People's Democracy

(Weekly Organ of the Communist Party of India (Marxist)

Vol. XXX

No. 27

July 02, 2006

Bengal Left Front Government Safeguards The 

Interests Of The People: Buddhadeb 


ON the thirtieth anniversary of the Bengal Left Front government, the state Bengal chief minister Buddhadeb Bhattacharjee spoke at length to Ganashakti. Excerpts follow:




The electoral verdict of the people is quite clear. The earlier two-thirds majority is now converted, thanks to the people’s verdict, to a three-fourths majority in the Bengal Assembly. We are determined to respect the choice that the people have exercised. We must implement our programme in the rigours of specificity and make the government function in an improved manner and with swiftness. 


The continuity of success of the Bengal Left Front in elections and the absence of the anti-incumbency factor here is a rare event replete with political significance. Yet, Bengal is not bereft of the national-level problems and dysfunctionalities plaguing the nation per se


Unemployment bothers Bengal as it does the rest of India. There is no power supply in 20 per cent of the Bengal villages and hamlets. Road conditions are not ideal. Some amount of problem continues in the health sector, we know. Certainly, these constraints would give rise to the strain of anti-incumbency.


How do we tackle the issue? Well, thanks to the massive waves of organised peasant movements and struggles, the correlation of proprietor ship of the agricultural land parcels have changed, in manner that would allow us to resist and overcome the gusts of anti-incumbency often fomented across the state. 




You will recall that the land movement in Bengal started with the historic Tebhaga movement. During the all-too-brief tenures of the UF governments in the late 1960’s, an organised peasant movement was able to take over large chunks of illegally-possessed and ceiling-surplus land reposed among the jotdars-zamindars of this state. 


Land was occupied and tilled with the ubiquitous plough by the rural poor. Lives of kisans were sacrificed during this period. The zamindari juggernaut was finally stopped and successfully dismantled.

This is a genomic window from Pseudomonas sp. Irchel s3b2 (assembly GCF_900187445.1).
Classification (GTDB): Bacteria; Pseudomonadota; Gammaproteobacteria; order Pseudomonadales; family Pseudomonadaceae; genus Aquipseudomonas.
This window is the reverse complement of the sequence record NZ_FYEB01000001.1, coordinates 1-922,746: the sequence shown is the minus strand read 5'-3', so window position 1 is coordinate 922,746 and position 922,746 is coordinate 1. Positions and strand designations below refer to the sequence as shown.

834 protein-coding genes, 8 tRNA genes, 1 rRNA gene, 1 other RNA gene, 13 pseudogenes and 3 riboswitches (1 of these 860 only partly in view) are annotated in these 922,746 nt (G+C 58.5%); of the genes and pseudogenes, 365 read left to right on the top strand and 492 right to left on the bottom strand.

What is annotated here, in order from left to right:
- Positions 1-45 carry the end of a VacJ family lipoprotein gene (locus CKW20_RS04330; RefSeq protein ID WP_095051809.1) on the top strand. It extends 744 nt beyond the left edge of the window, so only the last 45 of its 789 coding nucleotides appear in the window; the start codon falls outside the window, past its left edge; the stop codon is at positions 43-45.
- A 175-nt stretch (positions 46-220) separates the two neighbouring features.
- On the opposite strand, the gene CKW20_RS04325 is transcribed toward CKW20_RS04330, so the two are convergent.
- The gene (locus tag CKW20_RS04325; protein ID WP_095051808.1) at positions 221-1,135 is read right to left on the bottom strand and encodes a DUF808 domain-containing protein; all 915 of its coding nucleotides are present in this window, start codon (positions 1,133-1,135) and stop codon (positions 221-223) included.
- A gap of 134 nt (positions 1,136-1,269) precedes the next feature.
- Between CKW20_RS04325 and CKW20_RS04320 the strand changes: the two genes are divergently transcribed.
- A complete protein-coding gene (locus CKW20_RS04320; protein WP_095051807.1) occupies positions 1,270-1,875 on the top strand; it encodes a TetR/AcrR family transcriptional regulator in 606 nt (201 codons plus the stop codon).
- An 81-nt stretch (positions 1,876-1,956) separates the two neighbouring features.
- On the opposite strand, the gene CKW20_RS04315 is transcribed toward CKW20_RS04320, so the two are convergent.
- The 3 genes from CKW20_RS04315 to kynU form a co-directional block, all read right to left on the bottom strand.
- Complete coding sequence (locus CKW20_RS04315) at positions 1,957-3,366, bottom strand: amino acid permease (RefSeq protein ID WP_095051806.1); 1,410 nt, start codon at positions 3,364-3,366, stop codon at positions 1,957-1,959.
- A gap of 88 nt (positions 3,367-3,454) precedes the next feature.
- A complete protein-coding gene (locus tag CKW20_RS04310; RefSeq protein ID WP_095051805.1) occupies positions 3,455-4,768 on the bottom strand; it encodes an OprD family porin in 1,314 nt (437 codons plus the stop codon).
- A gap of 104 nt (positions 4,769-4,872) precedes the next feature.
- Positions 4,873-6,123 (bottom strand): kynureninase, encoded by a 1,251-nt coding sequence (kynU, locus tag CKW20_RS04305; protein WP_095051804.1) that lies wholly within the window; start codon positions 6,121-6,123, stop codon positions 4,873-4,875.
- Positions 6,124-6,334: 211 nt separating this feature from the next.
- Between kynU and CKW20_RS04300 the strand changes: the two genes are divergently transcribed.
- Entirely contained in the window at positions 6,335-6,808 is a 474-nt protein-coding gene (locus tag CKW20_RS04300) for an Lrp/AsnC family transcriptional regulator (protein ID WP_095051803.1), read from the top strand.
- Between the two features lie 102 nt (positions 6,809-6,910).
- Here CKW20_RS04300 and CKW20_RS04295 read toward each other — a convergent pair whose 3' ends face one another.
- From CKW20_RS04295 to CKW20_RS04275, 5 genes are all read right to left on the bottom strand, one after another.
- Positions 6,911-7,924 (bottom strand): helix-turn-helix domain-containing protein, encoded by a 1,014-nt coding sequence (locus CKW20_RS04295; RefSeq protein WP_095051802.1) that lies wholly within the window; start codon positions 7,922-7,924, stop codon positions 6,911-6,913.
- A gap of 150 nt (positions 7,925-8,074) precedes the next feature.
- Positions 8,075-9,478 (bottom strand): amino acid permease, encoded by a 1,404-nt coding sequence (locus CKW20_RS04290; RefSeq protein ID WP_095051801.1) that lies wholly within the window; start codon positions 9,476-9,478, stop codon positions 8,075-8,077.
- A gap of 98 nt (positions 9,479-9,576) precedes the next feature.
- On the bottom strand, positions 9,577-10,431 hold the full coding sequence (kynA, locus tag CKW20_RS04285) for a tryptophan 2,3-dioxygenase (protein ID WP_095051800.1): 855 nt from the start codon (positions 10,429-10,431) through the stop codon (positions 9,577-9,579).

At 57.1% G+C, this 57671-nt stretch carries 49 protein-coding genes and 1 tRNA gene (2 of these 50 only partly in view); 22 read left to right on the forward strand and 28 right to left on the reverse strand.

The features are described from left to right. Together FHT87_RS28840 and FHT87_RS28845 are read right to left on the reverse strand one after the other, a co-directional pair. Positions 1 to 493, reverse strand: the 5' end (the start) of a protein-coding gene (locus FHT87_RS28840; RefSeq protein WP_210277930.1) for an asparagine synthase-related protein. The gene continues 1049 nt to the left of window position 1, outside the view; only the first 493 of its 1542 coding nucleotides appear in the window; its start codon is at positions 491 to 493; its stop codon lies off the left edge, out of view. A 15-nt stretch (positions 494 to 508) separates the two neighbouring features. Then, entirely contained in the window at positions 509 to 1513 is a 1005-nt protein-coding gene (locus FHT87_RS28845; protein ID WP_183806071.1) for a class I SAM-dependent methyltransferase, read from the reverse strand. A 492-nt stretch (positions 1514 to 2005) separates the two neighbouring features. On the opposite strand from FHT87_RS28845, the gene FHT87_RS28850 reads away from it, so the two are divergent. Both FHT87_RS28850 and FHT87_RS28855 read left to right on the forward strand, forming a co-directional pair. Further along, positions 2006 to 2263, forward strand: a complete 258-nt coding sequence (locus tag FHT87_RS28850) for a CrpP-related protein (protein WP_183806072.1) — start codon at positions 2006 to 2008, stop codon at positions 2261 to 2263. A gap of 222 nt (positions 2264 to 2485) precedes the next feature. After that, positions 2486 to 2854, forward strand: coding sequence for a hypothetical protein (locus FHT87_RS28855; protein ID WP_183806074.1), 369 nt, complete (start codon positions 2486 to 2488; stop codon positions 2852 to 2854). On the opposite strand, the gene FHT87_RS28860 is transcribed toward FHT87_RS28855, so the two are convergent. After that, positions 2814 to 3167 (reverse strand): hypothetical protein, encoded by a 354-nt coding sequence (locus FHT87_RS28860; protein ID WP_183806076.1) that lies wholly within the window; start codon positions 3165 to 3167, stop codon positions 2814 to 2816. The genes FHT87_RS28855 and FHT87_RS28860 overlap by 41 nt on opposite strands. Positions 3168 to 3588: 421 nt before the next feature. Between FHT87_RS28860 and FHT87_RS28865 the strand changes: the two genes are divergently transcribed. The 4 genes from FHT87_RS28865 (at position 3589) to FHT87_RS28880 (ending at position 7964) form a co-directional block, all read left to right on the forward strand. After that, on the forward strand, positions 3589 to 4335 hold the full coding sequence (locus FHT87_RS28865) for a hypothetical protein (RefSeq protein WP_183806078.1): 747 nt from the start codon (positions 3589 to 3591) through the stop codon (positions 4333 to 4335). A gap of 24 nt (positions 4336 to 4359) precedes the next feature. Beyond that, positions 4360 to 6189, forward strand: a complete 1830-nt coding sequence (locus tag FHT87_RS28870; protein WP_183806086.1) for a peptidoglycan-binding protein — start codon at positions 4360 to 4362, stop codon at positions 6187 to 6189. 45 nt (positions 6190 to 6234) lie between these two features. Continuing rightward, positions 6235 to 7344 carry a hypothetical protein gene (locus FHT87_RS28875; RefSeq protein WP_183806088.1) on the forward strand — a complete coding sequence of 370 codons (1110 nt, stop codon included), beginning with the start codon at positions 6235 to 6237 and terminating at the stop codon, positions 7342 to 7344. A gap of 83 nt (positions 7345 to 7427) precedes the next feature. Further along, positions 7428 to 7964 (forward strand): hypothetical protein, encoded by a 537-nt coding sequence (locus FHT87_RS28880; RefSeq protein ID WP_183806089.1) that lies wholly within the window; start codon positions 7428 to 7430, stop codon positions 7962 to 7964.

On assumption of office, the Left Front governments in succession established patta rights for the landless and thus provided the kisan with legal right on the land he possessed and tilled. The recording of barga has been an important component of the land movement. The khet mazdoors lead and participated in a strong movement in Bengal. Taken together, these factors have contributed to make correlation of political force come to such a pass that we are able, as I said to tackle and take care of any form of anti-incumbency. 




This indeed is the base of the political power of the Bengal Left Front. No force is able to dominate the rural poor who have stood up for their rights. This is due to the sweeping, redistributive land reforms that Bengal has witnessed. Bengal enjoys unprecedented success in agricultural production. 65 per cent of the people of the state are directly or indirectly dependent on agriculture. 


Another base for the Left Front is the popularity it has roused among the youth, and among the workers, the peasants, and in general amongst the rural and urban populace. The support has come up through the experience they have had of the pro-people governance of the Left Front governments in succession. The vast majority of the people of Bengal believe that there is no alternative to Left Front.